You’ve heard the message that sharing content from other sources with your own supporters is not only a good idea because it’s less content you have to create yourself, but also because it positions you as an trusted and reliable source of information.
But once you’ve found a bunch of great stuff to share, how do you actually go about doing that?
Your first decision is the extent to which you want to add value to what you’ve found.
Simply culling out the best stuff from all the noise out there is a service in and of itself, and you can share your favorite links from the past week or two in a roundup blog post or newsletter article, like my Mixed Links posts on Fridays.
But you can also add value to that collection of information in a few ways that make it even more helpful.
- Group links into categories that make sense for your supporters or participants. You might group them by topic, or by experience level, for example.
- Add a little bit of content of your own to connect the pieces you are curating into a more complete picture.
- Put the content in order of importance, or in a Step One, Step Two, Step Three sequence so people know where to start.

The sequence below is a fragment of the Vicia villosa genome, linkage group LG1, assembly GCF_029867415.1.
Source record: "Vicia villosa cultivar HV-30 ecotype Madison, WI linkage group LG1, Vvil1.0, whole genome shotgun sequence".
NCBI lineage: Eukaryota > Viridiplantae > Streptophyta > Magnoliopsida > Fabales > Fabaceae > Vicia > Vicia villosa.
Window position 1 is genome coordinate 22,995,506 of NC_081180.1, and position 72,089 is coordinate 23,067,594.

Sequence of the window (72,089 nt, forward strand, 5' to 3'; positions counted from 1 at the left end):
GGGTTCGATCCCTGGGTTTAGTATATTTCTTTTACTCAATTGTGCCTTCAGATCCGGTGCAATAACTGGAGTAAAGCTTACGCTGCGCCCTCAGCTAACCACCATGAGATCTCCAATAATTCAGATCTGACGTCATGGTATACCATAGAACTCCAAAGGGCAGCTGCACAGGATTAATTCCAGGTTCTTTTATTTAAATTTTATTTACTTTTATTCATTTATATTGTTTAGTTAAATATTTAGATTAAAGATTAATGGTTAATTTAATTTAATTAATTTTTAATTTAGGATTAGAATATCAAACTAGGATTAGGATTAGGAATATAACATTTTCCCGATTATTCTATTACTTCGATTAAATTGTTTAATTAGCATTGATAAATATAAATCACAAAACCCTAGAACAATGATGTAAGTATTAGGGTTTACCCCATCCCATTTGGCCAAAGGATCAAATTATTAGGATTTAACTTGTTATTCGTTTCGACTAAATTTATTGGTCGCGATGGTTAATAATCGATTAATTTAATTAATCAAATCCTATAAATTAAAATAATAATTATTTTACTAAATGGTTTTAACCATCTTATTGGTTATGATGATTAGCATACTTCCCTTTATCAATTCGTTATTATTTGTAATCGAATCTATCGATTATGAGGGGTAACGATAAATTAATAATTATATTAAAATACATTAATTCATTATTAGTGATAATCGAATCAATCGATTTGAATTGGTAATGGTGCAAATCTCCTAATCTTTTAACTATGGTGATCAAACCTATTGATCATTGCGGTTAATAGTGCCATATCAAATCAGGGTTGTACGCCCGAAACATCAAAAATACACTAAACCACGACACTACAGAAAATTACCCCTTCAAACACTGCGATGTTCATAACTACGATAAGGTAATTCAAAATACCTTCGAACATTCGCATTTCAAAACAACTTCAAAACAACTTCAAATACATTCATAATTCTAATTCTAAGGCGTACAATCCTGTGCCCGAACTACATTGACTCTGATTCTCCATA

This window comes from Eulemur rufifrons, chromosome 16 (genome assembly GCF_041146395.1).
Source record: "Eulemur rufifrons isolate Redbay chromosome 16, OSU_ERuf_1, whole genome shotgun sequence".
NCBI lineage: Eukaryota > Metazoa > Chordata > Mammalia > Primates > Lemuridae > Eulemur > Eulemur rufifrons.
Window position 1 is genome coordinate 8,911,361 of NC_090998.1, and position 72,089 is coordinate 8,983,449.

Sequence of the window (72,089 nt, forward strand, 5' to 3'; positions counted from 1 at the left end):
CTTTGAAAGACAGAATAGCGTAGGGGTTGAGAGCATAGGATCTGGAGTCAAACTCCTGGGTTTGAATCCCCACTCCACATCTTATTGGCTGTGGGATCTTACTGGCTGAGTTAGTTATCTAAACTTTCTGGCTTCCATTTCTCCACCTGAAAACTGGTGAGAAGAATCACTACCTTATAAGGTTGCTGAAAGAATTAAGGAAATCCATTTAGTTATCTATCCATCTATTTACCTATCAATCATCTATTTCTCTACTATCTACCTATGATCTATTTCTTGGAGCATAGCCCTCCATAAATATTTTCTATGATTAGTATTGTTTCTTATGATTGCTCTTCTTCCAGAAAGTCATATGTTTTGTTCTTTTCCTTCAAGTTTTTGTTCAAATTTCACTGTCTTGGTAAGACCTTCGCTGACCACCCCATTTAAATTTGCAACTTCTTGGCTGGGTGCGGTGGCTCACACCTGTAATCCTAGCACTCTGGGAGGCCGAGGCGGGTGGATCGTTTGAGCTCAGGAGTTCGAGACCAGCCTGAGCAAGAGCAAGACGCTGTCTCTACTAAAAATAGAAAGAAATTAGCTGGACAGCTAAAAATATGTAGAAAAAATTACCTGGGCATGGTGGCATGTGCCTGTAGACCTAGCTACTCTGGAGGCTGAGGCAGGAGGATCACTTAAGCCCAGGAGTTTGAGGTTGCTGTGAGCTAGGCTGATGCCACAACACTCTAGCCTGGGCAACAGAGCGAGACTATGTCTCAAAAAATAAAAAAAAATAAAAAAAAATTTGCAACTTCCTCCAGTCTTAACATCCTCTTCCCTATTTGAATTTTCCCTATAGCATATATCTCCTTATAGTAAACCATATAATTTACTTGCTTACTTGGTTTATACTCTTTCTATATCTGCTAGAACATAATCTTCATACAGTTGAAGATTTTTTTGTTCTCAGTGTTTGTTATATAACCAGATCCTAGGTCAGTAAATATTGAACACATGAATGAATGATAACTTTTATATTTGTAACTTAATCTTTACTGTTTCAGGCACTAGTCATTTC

- Point out the differences between the pieces of content you are recommending.
Always Give Credit . . . You’re a Curator, Not a Thief!
As you curate content, remember to always give credit to your sources. Link back to the original location where you found the information whenever possible. When it’s not possible, include attribution in your text. Remember, you passing on someone else’s good stuff to your supporters, not stealing it and disguising it as your own. You may be arranging the flowers in the vase, but you didn’t grow them.
It’s also best to follow what are called “fair use” guidelines. For example, it’s much better to quote a few lines or to summarize a few points in your own words and to link back to the full article, rather than to reprint a full article on your own website. That’s consistent with fair use.
If you reprint large sections or an entire article without permission, that’s called “scraping” content, and you won’t make any friends doing it. In many cases, you’ll be violating copyright laws. When you do want to reprint a large section of something, or the whole thing, always ask the author for permission.
On Wednesday, November 9, I’m presenting one of my favorite webinars, Taming Your Editorial Calendar and Content Creation Process. When you register for the webinar, you can purchase the Nonprofit Content Marketing Cookbook for only $25.